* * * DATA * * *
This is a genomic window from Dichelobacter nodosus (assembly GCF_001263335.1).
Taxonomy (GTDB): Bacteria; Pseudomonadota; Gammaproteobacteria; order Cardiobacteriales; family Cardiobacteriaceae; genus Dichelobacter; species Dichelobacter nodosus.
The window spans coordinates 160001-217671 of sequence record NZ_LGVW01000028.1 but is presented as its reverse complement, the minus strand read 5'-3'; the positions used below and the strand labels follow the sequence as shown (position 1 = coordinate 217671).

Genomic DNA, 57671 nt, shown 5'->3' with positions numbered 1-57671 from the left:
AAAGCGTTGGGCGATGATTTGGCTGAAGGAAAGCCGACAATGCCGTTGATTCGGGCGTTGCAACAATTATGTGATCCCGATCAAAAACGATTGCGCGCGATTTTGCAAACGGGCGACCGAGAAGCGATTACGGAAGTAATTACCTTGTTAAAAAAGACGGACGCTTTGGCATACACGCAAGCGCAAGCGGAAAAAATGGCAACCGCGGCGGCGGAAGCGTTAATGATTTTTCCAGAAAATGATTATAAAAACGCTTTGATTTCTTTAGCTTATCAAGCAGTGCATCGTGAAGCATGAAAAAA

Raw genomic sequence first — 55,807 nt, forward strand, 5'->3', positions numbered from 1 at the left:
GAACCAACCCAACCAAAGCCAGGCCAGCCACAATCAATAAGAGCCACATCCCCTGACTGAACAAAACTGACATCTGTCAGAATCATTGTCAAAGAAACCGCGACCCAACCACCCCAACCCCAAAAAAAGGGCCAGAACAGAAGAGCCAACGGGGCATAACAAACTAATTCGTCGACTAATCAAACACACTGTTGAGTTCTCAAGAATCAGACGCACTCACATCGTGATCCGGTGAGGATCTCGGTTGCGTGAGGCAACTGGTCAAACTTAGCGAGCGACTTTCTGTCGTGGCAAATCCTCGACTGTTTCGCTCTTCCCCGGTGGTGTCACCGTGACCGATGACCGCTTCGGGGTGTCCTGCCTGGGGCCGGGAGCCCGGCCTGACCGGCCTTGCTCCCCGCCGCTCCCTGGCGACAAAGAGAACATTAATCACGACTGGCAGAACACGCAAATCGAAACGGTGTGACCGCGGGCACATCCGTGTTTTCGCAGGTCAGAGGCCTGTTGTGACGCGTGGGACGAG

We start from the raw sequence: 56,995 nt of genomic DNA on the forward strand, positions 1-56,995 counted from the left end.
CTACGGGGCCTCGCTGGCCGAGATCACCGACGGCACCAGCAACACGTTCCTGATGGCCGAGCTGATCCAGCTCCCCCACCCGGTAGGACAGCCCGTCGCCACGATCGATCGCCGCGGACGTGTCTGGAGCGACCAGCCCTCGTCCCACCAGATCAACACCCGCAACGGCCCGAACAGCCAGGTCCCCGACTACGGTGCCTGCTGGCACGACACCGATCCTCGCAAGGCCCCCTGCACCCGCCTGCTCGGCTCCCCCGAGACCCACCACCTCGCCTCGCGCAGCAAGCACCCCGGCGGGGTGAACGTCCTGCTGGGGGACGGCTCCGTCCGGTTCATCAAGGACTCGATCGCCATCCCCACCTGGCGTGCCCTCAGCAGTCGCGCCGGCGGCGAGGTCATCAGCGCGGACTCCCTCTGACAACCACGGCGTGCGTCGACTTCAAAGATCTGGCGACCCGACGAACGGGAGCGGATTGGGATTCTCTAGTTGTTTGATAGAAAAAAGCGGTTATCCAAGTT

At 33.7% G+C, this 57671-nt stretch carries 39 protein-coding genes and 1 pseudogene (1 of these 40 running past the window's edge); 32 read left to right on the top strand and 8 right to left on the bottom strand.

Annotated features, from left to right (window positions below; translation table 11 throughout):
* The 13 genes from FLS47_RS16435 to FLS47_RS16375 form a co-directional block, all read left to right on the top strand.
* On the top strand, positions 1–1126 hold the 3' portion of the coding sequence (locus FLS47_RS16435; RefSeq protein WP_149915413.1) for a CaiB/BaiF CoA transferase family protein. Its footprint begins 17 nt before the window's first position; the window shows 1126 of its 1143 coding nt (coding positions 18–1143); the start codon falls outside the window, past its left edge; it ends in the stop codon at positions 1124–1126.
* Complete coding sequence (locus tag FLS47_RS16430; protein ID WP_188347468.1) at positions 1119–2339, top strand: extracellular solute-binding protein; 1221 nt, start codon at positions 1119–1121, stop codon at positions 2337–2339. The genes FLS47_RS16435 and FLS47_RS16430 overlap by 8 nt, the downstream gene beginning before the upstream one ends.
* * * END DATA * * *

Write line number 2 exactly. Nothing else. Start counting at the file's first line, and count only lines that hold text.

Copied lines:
Taxonomy (GTDB): Bacteria; Pseudomonadota; Gammaproteobacteria; order Cardiobacteriales; family Cardiobacteriaceae; genus Dichelobacter; species Dichelobacter nodosus.